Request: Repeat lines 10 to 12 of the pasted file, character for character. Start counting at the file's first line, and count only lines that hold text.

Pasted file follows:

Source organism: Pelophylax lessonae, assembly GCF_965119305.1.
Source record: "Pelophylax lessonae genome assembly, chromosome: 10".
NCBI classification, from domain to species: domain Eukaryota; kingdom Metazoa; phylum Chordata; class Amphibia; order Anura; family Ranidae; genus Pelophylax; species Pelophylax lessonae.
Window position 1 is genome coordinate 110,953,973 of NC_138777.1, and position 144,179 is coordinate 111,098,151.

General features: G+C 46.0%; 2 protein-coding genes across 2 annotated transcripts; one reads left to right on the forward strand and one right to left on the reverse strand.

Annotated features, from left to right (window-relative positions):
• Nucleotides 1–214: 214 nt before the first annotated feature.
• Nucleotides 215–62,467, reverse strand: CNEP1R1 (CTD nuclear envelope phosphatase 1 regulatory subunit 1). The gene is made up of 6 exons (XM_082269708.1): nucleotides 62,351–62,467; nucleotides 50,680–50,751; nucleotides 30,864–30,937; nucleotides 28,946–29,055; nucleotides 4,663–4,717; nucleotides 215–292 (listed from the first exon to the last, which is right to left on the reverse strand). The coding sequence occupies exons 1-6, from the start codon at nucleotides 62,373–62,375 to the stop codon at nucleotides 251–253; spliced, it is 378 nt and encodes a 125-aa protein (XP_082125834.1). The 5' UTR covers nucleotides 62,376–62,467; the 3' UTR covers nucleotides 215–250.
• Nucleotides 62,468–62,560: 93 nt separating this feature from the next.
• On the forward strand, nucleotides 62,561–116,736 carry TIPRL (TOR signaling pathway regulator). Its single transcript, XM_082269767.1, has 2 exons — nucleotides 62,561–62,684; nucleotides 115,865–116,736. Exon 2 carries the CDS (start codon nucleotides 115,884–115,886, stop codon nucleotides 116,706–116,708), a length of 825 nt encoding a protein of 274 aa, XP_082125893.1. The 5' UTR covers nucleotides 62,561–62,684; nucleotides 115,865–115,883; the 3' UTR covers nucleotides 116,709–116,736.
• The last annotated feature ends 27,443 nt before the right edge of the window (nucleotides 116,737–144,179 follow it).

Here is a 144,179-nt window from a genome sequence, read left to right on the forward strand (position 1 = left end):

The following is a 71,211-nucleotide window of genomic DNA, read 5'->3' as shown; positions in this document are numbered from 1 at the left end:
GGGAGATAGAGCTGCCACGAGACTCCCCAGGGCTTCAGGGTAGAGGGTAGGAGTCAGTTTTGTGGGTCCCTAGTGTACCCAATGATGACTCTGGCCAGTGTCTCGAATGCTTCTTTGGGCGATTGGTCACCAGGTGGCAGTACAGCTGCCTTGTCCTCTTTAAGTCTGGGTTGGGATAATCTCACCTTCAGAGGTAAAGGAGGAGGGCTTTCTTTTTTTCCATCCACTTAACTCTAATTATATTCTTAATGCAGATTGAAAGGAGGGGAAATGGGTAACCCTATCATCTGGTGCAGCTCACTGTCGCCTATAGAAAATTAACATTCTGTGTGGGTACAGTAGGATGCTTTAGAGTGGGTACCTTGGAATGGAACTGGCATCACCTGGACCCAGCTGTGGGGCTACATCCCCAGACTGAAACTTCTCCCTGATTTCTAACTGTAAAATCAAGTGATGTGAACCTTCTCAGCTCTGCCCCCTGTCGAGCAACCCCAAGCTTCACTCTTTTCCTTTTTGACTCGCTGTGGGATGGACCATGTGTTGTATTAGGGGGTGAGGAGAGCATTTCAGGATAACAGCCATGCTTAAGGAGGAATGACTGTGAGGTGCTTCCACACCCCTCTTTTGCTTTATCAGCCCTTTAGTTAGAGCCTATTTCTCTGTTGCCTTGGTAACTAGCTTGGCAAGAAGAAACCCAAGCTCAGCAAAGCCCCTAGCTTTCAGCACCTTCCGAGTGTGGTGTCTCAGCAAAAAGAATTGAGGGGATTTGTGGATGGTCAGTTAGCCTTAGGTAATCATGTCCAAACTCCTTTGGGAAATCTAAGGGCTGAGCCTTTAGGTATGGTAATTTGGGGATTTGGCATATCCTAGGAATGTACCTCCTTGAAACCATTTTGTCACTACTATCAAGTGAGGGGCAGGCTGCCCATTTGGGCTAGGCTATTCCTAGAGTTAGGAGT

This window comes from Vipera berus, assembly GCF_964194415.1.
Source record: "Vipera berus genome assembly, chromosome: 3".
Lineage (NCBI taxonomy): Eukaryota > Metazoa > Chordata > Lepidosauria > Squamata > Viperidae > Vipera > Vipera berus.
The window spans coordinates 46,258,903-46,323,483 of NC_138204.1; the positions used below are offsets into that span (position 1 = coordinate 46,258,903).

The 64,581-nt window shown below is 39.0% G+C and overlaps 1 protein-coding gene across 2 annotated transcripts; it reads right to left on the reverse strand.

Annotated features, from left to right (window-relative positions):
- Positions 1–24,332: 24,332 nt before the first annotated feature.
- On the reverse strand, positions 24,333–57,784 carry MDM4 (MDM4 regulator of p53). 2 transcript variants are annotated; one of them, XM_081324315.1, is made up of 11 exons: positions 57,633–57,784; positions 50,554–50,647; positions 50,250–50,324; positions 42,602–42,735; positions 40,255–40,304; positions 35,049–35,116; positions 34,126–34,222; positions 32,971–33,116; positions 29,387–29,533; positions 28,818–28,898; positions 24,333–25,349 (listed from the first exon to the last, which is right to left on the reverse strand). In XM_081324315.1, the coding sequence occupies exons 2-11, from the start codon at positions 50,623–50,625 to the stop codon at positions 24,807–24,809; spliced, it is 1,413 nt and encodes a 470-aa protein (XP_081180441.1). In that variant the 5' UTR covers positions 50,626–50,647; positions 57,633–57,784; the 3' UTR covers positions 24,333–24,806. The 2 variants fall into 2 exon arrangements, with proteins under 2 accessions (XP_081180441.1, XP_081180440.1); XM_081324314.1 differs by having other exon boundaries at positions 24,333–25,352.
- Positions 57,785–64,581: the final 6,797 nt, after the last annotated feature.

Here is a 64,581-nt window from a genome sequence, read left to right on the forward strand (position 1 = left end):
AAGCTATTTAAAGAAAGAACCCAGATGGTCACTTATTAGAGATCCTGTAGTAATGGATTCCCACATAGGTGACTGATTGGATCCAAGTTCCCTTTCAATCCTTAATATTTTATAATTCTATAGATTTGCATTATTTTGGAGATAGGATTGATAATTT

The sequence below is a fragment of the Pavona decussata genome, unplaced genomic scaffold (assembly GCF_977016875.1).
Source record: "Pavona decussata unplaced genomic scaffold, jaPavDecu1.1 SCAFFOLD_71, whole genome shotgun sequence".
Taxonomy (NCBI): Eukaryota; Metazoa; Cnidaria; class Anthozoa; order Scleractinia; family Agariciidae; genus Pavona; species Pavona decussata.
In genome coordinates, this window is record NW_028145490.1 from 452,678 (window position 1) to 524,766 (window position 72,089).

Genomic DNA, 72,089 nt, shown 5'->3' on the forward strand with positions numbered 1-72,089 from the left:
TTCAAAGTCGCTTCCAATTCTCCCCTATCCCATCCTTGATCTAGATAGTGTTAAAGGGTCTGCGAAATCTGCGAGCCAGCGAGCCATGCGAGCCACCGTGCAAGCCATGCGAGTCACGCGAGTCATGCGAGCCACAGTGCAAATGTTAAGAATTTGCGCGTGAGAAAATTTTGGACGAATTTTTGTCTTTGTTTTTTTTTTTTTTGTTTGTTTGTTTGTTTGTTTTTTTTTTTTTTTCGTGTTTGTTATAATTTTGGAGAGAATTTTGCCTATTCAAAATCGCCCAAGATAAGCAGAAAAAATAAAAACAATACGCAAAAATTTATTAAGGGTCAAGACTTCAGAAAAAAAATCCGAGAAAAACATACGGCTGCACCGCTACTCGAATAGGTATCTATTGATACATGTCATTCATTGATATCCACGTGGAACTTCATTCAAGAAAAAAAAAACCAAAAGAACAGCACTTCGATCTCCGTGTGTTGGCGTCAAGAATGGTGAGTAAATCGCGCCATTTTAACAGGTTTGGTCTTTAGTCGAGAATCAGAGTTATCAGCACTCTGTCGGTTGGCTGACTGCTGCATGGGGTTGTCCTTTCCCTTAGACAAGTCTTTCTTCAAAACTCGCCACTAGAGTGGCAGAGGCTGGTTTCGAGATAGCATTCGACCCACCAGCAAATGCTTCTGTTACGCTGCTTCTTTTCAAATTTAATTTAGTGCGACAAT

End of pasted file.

• On the forward strand, nucleotides 62,561–116,736 carry TIPRL (TOR signaling pathway regulator). Its single transcript, XM_082269767.1, has 2 exons — nucleotides 62,561–62,684; nucleotides 115,865–116,736. Exon 2 carries the CDS (start codon nucleotides 115,884–115,886, stop codon nucleotides 116,706–116,708), a length of 825 nt encoding a protein of 274 aa, XP_082125893.1. The 5' UTR covers nucleotides 62,561–62,684; nucleotides 115,865–115,883; the 3' UTR covers nucleotides 116,709–116,736.
• The last annotated feature ends 27,443 nt before the right edge of the window (nucleotides 116,737–144,179 follow it).

Here is a 144,179-nt window from a genome sequence, read left to right on the forward strand (position 1 = left end):